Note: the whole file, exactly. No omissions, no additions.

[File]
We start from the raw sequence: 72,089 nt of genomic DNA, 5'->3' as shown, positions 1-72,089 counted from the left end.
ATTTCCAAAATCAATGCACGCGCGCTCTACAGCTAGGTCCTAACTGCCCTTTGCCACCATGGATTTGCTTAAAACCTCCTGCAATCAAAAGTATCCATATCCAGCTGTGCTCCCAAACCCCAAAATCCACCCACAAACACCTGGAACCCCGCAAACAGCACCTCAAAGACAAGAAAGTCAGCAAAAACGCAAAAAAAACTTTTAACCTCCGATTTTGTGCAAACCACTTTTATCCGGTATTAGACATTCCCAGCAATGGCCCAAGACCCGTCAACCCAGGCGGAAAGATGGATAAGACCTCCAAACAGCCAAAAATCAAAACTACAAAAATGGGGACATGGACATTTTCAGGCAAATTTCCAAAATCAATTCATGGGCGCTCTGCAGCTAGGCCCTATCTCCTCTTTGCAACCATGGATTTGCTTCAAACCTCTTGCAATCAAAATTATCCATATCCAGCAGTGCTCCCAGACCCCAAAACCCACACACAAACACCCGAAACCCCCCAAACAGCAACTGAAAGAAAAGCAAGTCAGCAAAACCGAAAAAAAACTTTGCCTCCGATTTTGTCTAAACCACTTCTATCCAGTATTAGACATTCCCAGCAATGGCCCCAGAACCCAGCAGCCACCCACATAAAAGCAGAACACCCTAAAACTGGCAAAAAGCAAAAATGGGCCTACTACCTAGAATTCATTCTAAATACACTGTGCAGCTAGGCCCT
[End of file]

We start from the raw sequence: 72,089 nt of genomic DNA, 5'->3' as shown, positions 1-72,089 counted from the left end.
ATTTCCAAAATCAATGCACGCGCGCTCTACAGCTAGGTCCTAACTGCCCTTTGCCACCATGGATTTGCTTAAAACCTCCTGCAATCAAAAGTATCCATATCCAGCTGTGCTCCCAAACCCCAAAATCCACCCACAAACACCTGGAACCCCGCAAACAGCACCTCAAAGACAAGAAAGTCAGCAAAAACGCAAAAAAAACTTTTAACCTCCGATTTTGTGCAAACCACTTTTATCCGGTATTAGACATTCCCAGCAATGGCCCAAGACCCGTCAACCCAGGCGGAAAGATGGATAAGACCTCCAAACAGCCAAAAATCAAAACTACAAAAATGGGGACATGGACATTTTCAGGCAAATTTCCAAAATCAATTCATGGGCGCTCTGCAGCTAGGCCCTATCTCCTCTTTGCAACCATGGATTTGCTTCAAACCTCTTGCAATCAAAATTATCCATATCCAGCAGTGCTCCCAGACCCCAAAACCCACACACAAACACCCGAAACCCCCCAAACAGCAACTGAAAGAAAAGCAAGTCAGCAAAACCGAAAAAAAACTTTGCCTCCGATTTTGTCTAAACCACTTCTATCCAGTATTAGACATTCCCAGCAATGGCCCCAGAACCCAGCAGCCACCCACATAAAAGCAGAACACCCTAAAACTGGCAAAAAGCAAAAATGGGCCTACTACCTAGAATTCATTCTAAATACACTGTGCAGCTAGGCCCT